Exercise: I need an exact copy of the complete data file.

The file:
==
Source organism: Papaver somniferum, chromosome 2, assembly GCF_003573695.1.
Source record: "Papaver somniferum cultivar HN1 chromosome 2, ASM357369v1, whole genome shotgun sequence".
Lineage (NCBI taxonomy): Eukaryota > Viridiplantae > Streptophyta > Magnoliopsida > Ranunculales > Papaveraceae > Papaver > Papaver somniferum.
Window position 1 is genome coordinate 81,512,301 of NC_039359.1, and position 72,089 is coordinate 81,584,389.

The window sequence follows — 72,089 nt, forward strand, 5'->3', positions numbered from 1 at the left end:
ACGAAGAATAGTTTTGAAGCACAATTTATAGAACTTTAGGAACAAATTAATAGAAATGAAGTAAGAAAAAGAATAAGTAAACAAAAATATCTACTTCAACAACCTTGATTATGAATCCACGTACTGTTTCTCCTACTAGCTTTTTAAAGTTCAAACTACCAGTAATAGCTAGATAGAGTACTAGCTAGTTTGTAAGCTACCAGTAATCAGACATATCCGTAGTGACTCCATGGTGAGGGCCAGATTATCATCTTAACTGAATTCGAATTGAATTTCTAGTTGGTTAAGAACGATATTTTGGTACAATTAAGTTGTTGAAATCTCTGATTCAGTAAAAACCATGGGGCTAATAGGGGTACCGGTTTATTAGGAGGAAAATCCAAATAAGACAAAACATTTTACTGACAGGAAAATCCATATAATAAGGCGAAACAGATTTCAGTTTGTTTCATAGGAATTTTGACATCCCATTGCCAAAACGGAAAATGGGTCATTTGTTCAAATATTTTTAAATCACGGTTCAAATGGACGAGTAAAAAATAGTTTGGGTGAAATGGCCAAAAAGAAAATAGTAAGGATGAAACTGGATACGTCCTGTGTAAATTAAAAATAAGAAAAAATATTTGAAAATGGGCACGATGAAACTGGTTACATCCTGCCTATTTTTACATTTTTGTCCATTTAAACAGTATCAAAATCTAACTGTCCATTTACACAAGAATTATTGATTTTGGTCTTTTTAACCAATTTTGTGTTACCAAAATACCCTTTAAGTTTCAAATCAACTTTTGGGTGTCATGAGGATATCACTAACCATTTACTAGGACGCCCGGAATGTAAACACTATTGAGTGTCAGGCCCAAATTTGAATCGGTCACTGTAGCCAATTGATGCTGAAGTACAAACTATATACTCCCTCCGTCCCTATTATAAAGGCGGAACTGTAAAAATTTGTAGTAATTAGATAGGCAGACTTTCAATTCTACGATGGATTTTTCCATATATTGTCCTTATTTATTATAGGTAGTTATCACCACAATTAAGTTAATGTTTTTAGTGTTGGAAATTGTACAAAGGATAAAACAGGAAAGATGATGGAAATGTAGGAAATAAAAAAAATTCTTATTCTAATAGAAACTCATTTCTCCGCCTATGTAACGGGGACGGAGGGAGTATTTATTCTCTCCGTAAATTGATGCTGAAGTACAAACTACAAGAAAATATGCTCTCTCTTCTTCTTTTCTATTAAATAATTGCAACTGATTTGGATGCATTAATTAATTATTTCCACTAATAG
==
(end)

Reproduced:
Source organism: Papaver somniferum, chromosome 2, assembly GCF_003573695.1.
Source record: "Papaver somniferum cultivar HN1 chromosome 2, ASM357369v1, whole genome shotgun sequence".
Lineage (NCBI taxonomy): Eukaryota > Viridiplantae > Streptophyta > Magnoliopsida > Ranunculales > Papaveraceae > Papaver > Papaver somniferum.
Window position 1 is genome coordinate 81,512,301 of NC_039359.1, and position 72,089 is coordinate 81,584,389.

The window sequence follows — 72,089 nt, forward strand, 5'->3', positions numbered from 1 at the left end:
ACGAAGAATAGTTTTGAAGCACAATTTATAGAACTTTAGGAACAAATTAATAGAAATGAAGTAAGAAAAAGAATAAGTAAACAAAAATATCTACTTCAACAACCTTGATTATGAATCCACGTACTGTTTCTCCTACTAGCTTTTTAAAGTTCAAACTACCAGTAATAGCTAGATAGAGTACTAGCTAGTTTGTAAGCTACCAGTAATCAGACATATCCGTAGTGACTCCATGGTGAGGGCCAGATTATCATCTTAACTGAATTCGAATTGAATTTCTAGTTGGTTAAGAACGATATTTTGGTACAATTAAGTTGTTGAAATCTCTGATTCAGTAAAAACCATGGGGCTAATAGGGGTACCGGTTTATTAGGAGGAAAATCCAAATAAGACAAAACATTTTACTGACAGGAAAATCCATATAATAAGGCGAAACAGATTTCAGTTTGTTTCATAGGAATTTTGACATCCCATTGCCAAAACGGAAAATGGGTCATTTGTTCAAATATTTTTAAATCACGGTTCAAATGGACGAGTAAAAAATAGTTTGGGTGAAATGGCCAAAAAGAAAATAGTAAGGATGAAACTGGATACGTCCTGTGTAAATTAAAAATAAGAAAAAATATTTGAAAATGGGCACGATGAAACTGGTTACATCCTGCCTATTTTTACATTTTTGTCCATTTAAACAGTATCAAAATCTAACTGTCCATTTACACAAGAATTATTGATTTTGGTCTTTTTAACCAATTTTGTGTTACCAAAATACCCTTTAAGTTTCAAATCAACTTTTGGGTGTCATGAGGATATCACTAACCATTTACTAGGACGCCCGGAATGTAAACACTATTGAGTGTCAGGCCCAAATTTGAATCGGTCACTGTAGCCAATTGATGCTGAAGTACAAACTATATACTCCCTCCGTCCCTATTATAAAGGCGGAACTGTAAAAATTTGTAGTAATTAGATAGGCAGACTTTCAATTCTACGATGGATTTTTCCATATATTGTCCTTATTTATTATAGGTAGTTATCACCACAATTAAGTTAATGTTTTTAGTGTTGGAAATTGTACAAAGGATAAAACAGGAAAGATGATGGAAATGTAGGAAATAAAAAAAATTCTTATTCTAATAGAAACTCATTTCTCCGCCTATGTAACGGGGACGGAGGGAGTATTTATTCTCTCCGTAAATTGATGCTGAAGTACAAACTACAAGAAAATATGCTCTCTCTTCTTCTTTTCTATTAAATAATTGCAACTGATTTGGATGCATTAATTAATTATTTCCACTAATAG